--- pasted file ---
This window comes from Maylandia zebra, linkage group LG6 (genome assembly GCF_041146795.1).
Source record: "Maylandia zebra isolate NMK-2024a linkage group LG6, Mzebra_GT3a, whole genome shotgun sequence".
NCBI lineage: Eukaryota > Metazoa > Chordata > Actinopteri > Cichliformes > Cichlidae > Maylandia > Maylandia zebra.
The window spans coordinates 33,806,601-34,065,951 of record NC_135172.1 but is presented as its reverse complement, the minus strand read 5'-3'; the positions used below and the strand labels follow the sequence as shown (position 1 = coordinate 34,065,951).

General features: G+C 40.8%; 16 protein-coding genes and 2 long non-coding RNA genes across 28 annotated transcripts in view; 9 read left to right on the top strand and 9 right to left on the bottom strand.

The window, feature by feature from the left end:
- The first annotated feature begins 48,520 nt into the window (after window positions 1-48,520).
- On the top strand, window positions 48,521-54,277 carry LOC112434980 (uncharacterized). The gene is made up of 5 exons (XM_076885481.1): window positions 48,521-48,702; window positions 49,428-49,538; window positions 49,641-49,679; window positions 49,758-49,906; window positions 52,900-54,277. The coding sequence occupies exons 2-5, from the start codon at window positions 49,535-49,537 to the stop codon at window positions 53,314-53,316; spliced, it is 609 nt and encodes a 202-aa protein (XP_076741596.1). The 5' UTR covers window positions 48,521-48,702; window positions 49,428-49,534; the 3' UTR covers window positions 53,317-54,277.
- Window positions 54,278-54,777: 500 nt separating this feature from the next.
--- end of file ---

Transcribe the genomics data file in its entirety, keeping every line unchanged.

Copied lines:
This window comes from Maylandia zebra, linkage group LG6 (genome assembly GCF_041146795.1).
Source record: "Maylandia zebra isolate NMK-2024a linkage group LG6, Mzebra_GT3a, whole genome shotgun sequence".
NCBI lineage: Eukaryota > Metazoa > Chordata > Actinopteri > Cichliformes > Cichlidae > Maylandia > Maylandia zebra.
The window spans coordinates 33,806,601-34,065,951 of record NC_135172.1 but is presented as its reverse complement, the minus strand read 5'-3'; the positions used below and the strand labels follow the sequence as shown (position 1 = coordinate 34,065,951).

General features: G+C 40.8%; 16 protein-coding genes and 2 long non-coding RNA genes across 28 annotated transcripts in view; 9 read left to right on the top strand and 9 right to left on the bottom strand.

The window, feature by feature from the left end:
- The first annotated feature begins 48,520 nt into the window (after window positions 1-48,520).
- On the top strand, window positions 48,521-54,277 carry LOC112434980 (uncharacterized). The gene is made up of 5 exons (XM_076885481.1): window positions 48,521-48,702; window positions 49,428-49,538; window positions 49,641-49,679; window positions 49,758-49,906; window positions 52,900-54,277. The coding sequence occupies exons 2-5, from the start codon at window positions 49,535-49,537 to the stop codon at window positions 53,314-53,316; spliced, it is 609 nt and encodes a 202-aa protein (XP_076741596.1). The 5' UTR covers window positions 48,521-48,702; window positions 49,428-49,534; the 3' UTR covers window positions 53,317-54,277.
- Window positions 54,278-54,777: 500 nt separating this feature from the next.